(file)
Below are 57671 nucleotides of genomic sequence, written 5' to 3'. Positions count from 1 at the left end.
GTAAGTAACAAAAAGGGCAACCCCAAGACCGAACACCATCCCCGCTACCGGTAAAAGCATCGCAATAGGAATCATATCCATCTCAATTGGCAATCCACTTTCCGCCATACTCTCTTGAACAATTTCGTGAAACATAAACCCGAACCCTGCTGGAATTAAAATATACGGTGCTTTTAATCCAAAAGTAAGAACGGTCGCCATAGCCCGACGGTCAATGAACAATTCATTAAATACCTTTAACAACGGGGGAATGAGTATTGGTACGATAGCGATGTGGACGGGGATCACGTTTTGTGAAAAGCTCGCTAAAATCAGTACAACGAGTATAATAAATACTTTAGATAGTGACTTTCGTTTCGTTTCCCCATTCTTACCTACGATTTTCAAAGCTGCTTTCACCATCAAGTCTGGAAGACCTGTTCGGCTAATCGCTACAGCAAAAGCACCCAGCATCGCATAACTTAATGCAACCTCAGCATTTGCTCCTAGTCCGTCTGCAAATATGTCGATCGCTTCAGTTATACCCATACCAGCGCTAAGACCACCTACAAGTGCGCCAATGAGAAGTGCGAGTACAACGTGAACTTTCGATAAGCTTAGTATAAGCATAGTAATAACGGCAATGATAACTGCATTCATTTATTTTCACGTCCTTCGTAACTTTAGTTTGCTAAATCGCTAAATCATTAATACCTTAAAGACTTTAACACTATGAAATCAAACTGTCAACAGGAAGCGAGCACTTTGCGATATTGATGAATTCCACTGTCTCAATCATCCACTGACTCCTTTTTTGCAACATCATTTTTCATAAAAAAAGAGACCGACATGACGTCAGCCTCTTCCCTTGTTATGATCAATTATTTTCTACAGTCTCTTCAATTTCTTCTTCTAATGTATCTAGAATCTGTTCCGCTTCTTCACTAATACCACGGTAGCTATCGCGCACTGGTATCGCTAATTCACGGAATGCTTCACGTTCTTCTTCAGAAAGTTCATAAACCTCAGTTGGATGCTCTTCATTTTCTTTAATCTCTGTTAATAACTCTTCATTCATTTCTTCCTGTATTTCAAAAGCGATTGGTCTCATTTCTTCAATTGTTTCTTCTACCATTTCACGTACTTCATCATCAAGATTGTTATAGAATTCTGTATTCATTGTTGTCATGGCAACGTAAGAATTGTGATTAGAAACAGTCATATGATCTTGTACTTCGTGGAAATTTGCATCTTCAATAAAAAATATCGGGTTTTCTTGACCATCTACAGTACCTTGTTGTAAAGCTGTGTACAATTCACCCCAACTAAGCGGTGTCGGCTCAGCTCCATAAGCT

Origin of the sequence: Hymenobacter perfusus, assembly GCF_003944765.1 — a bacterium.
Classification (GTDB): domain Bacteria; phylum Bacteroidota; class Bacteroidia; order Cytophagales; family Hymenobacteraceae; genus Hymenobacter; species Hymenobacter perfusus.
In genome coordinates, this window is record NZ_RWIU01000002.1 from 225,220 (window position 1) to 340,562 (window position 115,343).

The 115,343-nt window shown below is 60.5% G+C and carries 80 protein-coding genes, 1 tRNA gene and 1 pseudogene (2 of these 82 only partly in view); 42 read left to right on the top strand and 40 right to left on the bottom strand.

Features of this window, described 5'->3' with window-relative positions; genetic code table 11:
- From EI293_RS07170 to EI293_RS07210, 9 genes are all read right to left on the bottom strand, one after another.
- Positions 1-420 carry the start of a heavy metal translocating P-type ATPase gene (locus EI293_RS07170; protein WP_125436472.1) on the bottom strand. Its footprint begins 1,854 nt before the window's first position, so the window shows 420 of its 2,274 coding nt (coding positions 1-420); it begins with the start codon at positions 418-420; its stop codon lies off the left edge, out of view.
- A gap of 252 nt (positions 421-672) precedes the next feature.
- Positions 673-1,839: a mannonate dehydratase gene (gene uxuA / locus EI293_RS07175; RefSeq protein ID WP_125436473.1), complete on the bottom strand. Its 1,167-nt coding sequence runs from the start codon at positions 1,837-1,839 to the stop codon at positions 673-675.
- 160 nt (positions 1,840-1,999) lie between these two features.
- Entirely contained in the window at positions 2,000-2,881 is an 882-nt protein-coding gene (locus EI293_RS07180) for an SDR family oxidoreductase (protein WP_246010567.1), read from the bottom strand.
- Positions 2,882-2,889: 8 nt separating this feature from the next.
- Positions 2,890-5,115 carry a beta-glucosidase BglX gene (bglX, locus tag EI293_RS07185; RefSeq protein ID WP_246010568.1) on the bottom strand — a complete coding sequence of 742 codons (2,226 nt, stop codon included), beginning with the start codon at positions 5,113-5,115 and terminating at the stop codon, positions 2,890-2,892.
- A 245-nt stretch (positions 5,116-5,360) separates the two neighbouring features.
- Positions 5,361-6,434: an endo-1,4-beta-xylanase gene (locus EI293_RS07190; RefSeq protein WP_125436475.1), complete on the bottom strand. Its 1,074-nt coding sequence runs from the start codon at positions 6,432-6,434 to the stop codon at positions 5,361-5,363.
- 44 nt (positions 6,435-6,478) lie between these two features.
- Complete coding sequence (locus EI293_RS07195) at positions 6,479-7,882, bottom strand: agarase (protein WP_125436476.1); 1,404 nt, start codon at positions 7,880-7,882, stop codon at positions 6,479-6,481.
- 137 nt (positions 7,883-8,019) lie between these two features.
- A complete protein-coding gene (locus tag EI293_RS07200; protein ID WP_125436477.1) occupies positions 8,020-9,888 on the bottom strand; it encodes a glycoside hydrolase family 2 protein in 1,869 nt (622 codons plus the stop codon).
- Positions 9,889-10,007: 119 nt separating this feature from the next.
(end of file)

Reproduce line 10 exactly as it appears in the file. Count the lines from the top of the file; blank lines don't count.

- A gap of 252 nt (positions 421-672) precedes the next feature.